Whether you’re looking to increase your income, add stability in an uncertain job market, or even begin building your next full-time occupation, give serious consideration to starting a side hustle.
Sure, it will be a challenge when you get started. But once you find your first few clients, you’ll begin to realize the potential a good side hustle has. The most important step is to get started, and once you do, don’t look back. New careers and thriving businesses have been built from what started out as side hustles.
The Covid-19 pandemic has put millions of Americans out of work and many small retailers and restaurants out of business. At the same time, it has been a hotbed of innovation and new business creation. U.S. business formations rose by nearly 42% in 2020, according to U.S. Census data. There’s opportunity aplenty for small businesses selling things people are still buying under pandemic restrictions, from food and home entertainment to office supplies — as well as products and services needed by companies operating remotely.
As many Americans have discovered, you don’t have to quit your day job to start a business. Now is the perfect time to start a side hustle — a business you can run outside of the hours you work your full-time job. With many workers commuting less, it’s easier than it has been in years to create a side income.
Starting a side business is one of the smartest financial moves you can make right now. With the economy shaky, no one can have too much income diversity. Even people in seemingly secure public sector jobs have been hit with furloughs and layoffs since Covid-19 struck. That’s one reason 56% of Americans said they’d be more secure working for themselves than in a traditional job in 2020, up from 32% in 2011, according to the State of Independence Report by MBO Partners, a provider of back-office services to independent workers. For the groups hit hardest by job loss during the pandemic — women, people of color and older workers — depending on a job as your sole source of income is downright risky right now.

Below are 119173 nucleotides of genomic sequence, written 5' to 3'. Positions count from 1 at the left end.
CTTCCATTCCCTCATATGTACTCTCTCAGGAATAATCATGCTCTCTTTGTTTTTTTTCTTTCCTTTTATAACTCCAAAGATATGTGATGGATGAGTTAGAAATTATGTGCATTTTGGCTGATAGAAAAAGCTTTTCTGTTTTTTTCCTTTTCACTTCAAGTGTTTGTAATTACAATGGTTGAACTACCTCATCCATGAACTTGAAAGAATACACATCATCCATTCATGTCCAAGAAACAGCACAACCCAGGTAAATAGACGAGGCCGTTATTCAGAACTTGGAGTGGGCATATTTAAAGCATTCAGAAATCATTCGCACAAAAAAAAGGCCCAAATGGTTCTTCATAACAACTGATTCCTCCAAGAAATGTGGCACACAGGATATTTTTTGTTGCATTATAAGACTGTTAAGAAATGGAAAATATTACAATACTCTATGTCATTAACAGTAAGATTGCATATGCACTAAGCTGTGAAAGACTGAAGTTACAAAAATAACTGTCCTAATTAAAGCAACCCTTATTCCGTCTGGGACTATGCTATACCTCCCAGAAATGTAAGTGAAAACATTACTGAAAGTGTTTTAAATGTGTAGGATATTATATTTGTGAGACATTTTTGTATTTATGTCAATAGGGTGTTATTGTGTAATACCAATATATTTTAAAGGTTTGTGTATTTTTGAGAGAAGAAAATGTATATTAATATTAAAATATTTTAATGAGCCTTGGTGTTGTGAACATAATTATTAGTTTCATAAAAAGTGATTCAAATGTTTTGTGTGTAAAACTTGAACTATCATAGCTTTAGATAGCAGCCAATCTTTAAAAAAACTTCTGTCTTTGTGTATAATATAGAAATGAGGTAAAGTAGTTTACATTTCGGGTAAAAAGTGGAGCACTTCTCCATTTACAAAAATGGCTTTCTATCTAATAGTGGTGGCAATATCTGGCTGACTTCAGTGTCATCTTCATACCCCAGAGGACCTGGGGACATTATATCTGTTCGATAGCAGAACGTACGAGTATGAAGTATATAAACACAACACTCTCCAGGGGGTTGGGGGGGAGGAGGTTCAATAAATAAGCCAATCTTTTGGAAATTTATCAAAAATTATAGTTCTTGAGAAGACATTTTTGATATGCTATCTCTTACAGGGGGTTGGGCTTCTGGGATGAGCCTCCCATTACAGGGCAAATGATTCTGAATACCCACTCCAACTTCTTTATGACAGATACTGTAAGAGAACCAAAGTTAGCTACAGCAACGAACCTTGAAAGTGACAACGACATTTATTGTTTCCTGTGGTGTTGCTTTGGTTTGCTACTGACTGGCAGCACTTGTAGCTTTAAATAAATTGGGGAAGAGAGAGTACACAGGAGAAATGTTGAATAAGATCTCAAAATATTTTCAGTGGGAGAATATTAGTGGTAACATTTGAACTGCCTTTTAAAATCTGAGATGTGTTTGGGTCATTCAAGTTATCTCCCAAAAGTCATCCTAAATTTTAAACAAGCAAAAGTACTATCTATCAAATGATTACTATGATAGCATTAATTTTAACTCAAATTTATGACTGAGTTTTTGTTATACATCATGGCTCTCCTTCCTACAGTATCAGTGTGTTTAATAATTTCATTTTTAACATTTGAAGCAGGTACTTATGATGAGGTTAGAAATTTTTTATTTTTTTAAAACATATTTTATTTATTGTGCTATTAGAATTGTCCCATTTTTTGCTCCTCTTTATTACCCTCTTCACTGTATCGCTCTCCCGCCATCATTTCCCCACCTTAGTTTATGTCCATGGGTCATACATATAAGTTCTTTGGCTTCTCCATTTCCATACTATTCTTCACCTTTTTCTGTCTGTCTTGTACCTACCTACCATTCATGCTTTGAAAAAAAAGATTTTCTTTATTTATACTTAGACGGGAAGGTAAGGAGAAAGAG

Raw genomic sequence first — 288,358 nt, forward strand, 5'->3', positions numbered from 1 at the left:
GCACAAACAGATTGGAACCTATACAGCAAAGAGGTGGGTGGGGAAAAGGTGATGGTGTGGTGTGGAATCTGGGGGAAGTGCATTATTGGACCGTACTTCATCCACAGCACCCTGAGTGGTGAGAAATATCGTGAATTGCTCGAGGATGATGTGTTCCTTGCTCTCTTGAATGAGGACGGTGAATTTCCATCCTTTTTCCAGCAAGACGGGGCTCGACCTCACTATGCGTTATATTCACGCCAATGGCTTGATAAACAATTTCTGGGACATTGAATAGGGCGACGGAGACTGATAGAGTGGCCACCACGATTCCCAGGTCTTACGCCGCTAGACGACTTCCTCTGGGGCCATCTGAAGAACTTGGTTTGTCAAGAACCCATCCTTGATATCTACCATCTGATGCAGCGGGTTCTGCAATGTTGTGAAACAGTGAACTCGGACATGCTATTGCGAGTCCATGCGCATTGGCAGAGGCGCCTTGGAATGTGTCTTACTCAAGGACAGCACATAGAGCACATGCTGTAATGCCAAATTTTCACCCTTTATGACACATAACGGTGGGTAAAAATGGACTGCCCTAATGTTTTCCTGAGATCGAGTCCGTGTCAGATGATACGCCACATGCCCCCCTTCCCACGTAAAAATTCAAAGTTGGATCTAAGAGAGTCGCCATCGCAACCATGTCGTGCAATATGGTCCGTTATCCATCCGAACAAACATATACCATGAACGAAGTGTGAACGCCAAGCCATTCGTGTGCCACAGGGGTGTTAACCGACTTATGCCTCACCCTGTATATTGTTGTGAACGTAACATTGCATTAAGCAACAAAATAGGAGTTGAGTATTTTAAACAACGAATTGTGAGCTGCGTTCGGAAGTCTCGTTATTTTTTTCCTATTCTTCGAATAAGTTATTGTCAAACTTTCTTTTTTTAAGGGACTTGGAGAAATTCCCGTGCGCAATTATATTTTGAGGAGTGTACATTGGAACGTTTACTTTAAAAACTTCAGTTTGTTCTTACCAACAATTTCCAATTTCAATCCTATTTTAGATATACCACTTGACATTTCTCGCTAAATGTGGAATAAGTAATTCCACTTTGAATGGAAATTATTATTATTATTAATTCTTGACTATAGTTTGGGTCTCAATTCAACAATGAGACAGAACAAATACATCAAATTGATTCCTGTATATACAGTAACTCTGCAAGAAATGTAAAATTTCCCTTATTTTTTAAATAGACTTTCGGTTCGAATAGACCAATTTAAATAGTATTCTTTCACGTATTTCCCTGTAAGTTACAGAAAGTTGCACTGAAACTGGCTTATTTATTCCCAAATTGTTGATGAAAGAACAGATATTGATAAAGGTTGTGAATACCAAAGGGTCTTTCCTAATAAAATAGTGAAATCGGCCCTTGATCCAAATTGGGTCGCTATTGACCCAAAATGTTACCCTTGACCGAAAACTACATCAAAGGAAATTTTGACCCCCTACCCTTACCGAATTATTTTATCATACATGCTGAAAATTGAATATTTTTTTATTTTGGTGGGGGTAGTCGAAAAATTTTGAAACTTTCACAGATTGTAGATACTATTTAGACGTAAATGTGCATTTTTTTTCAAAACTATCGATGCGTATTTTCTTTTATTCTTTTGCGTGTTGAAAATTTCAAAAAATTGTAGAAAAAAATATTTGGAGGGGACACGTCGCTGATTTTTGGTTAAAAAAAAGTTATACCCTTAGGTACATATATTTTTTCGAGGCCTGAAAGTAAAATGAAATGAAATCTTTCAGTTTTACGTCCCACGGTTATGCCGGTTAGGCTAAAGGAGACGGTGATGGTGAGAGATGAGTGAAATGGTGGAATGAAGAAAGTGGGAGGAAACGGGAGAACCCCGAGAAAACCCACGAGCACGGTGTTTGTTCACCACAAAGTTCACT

Even if you aren’t worried about job loss, a side hustle can be a great source of extra income to pay down debt, save money and invest. It can also have tax advantages. If you make purchases for the business, you may be eligible for tax deductions. Not to mention a side business can be the best way to get a taste of a future career you might want to ramp up later.
Josephine Flood | CNBC
Which side-hustle you should launch?
There are many options: doing freelance projects in your main career, building an ecommerce store around one of your outside interests, public speaking, providing personal service like home organizing, making birthday cakes for people in your community, you name it. Type side hustle into any search engine and you’ll find many lists of options.